In 1974, five years after directing Butch Cassidy and the Sundance Kid, George Roy Hill was awarded a Best Director Oscar for his work on The Sting, a heist film that starred Paul Newman and Robert Redford. Later that year, Hill received the following letter, written by a 17-year-old aspiring actor whose name may sound familiar.
(Source: Academy of Motion Picture Arts and Sciences – with thanks to Tom Hanks.)
Dear Mr Hill,
Seeing that I have seen your fantastically entertaining and award-winning film The Sting, starring Paul Newman and Robert Redford, and enjoyed it very much, it is all together fitting and proper that you should ‘discover’ me. Now, right away I know what you are thinking: ‘Who is this kid?’ and I can understand your apprehensions. I am a nobody. No one outside of Skyline High School has heard of me … My looks are not stunning. I am not built like a Greek God, and I can’t even grow a mustache, but I figure if people will pay to see certain films … they will pay to see me.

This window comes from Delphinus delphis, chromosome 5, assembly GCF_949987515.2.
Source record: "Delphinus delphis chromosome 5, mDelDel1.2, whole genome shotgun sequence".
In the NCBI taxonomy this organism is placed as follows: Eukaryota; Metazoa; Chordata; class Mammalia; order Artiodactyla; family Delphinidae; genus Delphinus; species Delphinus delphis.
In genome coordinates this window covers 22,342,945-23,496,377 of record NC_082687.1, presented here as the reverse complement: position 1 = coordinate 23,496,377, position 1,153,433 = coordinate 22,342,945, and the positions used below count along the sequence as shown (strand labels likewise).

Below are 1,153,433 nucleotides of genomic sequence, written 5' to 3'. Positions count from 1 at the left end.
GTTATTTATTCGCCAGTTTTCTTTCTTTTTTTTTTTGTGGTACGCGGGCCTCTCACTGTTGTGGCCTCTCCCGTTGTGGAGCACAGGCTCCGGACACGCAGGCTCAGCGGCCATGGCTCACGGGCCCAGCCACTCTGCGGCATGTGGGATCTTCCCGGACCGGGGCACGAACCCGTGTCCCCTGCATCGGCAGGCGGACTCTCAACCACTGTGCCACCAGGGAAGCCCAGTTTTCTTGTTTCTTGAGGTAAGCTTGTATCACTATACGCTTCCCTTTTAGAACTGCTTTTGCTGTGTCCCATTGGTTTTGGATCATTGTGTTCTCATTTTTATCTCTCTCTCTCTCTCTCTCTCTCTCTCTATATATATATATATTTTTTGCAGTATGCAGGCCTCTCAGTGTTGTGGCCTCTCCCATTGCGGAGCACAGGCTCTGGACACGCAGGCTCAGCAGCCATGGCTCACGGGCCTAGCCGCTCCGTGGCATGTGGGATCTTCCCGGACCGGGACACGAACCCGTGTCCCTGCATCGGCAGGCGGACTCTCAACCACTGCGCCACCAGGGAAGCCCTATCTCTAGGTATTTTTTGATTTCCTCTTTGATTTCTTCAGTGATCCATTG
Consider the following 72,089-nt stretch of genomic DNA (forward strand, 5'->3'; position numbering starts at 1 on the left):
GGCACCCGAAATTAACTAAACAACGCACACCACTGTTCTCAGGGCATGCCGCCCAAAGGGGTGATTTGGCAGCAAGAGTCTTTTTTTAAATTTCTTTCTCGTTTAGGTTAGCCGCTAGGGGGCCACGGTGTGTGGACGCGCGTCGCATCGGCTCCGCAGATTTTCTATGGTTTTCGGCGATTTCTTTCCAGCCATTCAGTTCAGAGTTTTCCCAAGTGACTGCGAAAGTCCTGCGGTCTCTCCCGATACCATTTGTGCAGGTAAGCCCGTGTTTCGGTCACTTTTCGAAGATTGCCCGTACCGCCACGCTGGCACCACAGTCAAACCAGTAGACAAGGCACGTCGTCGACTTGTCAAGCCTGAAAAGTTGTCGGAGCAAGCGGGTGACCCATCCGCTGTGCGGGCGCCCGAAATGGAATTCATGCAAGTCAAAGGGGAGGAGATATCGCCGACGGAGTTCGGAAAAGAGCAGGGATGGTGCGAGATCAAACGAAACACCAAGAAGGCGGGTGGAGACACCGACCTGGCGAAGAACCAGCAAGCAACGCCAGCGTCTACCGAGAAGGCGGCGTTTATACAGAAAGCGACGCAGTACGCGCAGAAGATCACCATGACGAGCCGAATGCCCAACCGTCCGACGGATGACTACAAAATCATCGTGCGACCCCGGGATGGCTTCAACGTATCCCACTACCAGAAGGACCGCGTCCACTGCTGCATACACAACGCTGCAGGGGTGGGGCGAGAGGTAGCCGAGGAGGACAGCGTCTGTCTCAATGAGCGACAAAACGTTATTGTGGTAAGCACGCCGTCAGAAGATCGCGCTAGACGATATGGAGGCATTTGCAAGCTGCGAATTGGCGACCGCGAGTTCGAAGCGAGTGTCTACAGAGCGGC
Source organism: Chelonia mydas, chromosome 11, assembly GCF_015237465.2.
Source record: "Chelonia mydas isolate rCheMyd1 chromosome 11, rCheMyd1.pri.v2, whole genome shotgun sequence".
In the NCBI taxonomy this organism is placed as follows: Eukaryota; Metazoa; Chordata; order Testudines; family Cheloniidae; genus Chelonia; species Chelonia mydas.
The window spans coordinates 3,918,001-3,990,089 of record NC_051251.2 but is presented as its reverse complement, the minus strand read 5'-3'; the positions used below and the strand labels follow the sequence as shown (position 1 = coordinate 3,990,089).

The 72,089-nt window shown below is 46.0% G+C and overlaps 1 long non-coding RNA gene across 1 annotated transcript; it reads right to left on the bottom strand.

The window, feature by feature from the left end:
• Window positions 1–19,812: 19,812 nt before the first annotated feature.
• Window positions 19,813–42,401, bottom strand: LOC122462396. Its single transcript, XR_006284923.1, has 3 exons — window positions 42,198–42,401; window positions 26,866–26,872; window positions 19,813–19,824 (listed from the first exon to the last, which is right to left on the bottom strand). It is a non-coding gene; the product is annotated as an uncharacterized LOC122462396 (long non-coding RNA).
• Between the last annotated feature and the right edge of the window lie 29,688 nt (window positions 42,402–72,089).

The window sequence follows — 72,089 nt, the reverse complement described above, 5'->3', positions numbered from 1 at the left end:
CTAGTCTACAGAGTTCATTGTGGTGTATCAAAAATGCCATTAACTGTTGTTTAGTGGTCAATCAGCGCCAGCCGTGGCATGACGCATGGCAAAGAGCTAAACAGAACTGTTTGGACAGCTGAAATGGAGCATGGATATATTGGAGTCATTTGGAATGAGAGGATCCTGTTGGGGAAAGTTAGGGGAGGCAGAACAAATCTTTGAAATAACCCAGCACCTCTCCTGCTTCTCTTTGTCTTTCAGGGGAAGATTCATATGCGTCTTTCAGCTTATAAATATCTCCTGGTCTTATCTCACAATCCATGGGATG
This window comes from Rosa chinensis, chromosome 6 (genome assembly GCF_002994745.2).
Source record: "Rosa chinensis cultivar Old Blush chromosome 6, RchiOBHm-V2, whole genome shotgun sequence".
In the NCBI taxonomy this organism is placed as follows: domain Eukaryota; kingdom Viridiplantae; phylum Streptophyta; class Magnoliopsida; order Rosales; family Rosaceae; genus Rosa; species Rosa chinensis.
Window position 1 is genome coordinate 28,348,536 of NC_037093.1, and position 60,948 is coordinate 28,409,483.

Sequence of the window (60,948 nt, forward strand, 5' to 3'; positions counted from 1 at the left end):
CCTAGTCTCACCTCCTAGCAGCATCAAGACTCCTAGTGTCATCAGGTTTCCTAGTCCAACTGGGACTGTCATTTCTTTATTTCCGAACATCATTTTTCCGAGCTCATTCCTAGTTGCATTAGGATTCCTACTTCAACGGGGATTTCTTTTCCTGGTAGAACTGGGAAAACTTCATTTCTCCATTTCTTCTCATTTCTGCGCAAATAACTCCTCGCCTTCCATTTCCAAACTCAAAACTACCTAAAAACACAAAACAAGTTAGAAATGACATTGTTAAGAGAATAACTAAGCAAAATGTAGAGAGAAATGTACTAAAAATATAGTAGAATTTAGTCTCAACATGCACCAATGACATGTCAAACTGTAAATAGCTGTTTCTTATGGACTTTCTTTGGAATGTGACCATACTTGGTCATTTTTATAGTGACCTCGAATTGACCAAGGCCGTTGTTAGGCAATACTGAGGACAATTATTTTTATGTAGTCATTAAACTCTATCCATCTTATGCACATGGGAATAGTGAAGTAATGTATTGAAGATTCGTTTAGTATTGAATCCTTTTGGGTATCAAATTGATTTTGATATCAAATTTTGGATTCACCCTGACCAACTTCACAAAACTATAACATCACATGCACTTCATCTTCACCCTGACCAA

Let’s work out the details of my discovery. We can do it the way Lana Turner was discovered, me sitting on a soda shop stool, you walk in and notice me and – BANGO – I am a star. Or maybe we can do it this way. I stumble into your office one day and beg for a job. To get rid of me, you give me a stand-in part in your next film. While shooting the film, the star breaks his leg in the dressing room, and, because you are behind schedule already, you arbitrarily place me in his part and – BANGO – I am a star.
All of these plans are fine with me, or we could do it any way you would like, it makes no difference to me! But let’s get one thing straight. Mr. Hill, I do not want to be some bigtime, Hollywood superstar with girls crawling all over me, just a hometown American boy who has hit the big-time, owns a Porsche, and calls Robert Redford ‘Bob’.Respectfully submitted,Your Pal Forever,Thomas J Hanks